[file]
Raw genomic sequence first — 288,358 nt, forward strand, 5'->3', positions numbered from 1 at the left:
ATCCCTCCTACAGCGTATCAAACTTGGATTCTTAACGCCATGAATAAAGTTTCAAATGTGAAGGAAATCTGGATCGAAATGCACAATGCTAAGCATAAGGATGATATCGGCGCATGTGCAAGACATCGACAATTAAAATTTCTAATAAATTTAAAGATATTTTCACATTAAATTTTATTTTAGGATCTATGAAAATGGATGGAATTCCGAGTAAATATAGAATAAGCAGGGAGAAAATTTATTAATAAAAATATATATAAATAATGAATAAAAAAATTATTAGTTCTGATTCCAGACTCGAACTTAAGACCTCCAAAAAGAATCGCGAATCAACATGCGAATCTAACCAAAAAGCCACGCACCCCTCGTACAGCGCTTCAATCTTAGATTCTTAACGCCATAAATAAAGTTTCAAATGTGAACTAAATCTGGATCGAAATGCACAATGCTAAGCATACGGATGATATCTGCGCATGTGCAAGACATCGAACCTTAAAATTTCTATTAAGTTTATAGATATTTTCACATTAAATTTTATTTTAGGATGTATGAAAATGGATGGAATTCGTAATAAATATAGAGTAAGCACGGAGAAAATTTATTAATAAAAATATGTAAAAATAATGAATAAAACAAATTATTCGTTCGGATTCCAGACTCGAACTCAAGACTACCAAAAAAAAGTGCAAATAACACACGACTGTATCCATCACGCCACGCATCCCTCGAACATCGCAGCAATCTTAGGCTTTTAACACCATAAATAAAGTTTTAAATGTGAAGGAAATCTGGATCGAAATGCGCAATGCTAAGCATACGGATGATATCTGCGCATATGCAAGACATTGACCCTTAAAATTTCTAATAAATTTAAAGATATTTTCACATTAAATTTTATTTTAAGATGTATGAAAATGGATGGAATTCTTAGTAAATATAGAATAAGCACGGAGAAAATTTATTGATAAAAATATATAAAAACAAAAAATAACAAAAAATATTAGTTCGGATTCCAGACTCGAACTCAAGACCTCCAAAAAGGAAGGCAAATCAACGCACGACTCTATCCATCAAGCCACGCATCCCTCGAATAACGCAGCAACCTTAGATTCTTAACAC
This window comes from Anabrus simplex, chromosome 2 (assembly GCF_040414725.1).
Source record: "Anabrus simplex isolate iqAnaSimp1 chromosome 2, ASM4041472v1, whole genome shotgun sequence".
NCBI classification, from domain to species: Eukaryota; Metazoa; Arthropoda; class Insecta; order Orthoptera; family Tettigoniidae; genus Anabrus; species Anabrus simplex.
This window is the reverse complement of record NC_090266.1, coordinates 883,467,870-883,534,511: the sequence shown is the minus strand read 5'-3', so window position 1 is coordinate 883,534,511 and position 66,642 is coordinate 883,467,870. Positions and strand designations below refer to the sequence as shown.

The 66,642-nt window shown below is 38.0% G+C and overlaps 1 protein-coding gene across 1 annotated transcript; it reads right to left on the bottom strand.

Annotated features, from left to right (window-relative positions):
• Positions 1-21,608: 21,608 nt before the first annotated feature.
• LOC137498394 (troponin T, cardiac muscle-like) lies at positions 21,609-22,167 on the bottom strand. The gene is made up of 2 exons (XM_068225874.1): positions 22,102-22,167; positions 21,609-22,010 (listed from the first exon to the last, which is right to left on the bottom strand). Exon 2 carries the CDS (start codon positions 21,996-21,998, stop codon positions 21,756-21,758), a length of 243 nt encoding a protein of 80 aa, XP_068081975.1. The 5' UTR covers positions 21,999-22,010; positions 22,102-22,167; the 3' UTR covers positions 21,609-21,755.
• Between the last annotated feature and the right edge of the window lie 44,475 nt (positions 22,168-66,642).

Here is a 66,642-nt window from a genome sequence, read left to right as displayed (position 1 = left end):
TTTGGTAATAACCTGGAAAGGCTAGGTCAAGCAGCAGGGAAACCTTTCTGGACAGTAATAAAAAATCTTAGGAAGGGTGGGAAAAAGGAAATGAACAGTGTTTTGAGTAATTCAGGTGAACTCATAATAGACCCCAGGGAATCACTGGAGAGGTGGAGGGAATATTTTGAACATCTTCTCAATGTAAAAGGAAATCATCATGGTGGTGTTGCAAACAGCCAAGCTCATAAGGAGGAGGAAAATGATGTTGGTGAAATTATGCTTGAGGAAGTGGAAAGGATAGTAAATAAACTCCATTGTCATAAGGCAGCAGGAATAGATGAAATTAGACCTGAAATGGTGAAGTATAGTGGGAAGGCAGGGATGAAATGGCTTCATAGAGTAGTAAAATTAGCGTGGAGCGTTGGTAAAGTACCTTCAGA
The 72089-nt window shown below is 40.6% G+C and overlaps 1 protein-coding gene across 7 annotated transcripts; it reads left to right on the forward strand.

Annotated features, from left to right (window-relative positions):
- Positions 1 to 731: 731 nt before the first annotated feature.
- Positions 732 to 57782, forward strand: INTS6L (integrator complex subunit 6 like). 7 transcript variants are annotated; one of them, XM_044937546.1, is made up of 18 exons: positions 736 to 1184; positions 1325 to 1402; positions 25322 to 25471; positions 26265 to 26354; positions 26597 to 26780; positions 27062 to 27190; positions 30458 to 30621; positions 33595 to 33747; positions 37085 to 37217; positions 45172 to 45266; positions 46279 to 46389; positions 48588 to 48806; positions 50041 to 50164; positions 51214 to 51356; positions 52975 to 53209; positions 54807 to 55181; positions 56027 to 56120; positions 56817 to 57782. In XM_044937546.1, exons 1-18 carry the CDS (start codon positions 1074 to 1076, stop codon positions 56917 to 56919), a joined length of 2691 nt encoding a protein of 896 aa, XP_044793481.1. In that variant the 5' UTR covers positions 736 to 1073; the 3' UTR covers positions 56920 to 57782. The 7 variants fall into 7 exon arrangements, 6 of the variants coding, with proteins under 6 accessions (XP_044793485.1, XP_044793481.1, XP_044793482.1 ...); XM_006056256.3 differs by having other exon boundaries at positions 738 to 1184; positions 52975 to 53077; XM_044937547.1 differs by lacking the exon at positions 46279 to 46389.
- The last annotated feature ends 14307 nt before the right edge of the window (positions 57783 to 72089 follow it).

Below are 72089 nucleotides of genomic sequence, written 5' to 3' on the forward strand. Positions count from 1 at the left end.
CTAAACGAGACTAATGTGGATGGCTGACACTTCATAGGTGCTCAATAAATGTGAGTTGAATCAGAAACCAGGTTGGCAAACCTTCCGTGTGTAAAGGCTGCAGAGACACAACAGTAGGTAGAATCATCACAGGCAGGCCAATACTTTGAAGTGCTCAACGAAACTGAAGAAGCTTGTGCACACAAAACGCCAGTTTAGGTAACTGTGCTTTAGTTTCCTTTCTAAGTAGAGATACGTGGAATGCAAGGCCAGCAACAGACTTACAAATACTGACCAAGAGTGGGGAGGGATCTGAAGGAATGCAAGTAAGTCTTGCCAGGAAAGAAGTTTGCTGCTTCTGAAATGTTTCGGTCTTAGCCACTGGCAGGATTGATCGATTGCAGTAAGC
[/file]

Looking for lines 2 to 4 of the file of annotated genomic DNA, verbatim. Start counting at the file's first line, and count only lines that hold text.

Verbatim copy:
ATCCCTCCTACAGCGTATCAAACTTGGATTCTTAACGCCATGAATAAAGTTTCAAATGTGAAGGAAATCTGGATCGAAATGCACAATGCTAAGCATAAGGATGATATCGGCGCATGTGCAAGACATCGACAATTAAAATTTCTAATAAATTTAAAGATATTTTCACATTAAATTTTATTTTAGGATCTATGAAAATGGATGGAATTCCGAGTAAATATAGAATAAGCAGGGAGAAAATTTATTAATAAAAATATATATAAATAATGAATAAAAAAATTATTAGTTCTGATTCCAGACTCGAACTTAAGACCTCCAAAAAGAATCGCGAATCAACATGCGAATCTAACCAAAAAGCCACGCACCCCTCGTACAGCGCTTCAATCTTAGATTCTTAACGCCATAAATAAAGTTTCAAATGTGAACTAAATCTGGATCGAAATGCACAATGCTAAGCATACGGATGATATCTGCGCATGTGCAAGACATCGAACCTTAAAATTTCTATTAAGTTTATAGATATTTTCACATTAAATTTTATTTTAGGATGTATGAAAATGGATGGAATTCGTAATAAATATAGAGTAAGCACGGAGAAAATTTATTAATAAAAATATGTAAAAATAATGAATAAAACAAATTATTCGTTCGGATTCCAGACTCGAACTCAAGACTACCAAAAAAAAGTGCAAATAACACACGACTGTATCCATCACGCCACGCATCCCTCGAACATCGCAGCAATCTTAGGCTTTTAACACCATAAATAAAGTTTTAAATGTGAAGGAAATCTGGATCGAAATGCGCAATGCTAAGCATACGGATGATATCTGCGCATATGCAAGACATTGACCCTTAAAATTTCTAATAAATTTAAAGATATTTTCACATTAAATTTTATTTTAAGATGTATGAAAATGGATGGAATTCTTAGTAAATATAGAATAAGCACGGAGAAAATTTATTGATAAAAATATATAAAAACAAAAAATAACAAAAAATATTAGTTCGGATTCCAGACTCGAACTCAAGACCTCCAAAAAGGAAGGCAAATCAACGCACGACTCTATCCATCAAGCCACGCATCCCTCGAATAACGCAGCAACCTTAGATTCTTAACAC
This window comes from Anabrus simplex, chromosome 2 (assembly GCF_040414725.1).
Source record: "Anabrus simplex isolate iqAnaSimp1 chromosome 2, ASM4041472v1, whole genome shotgun sequence".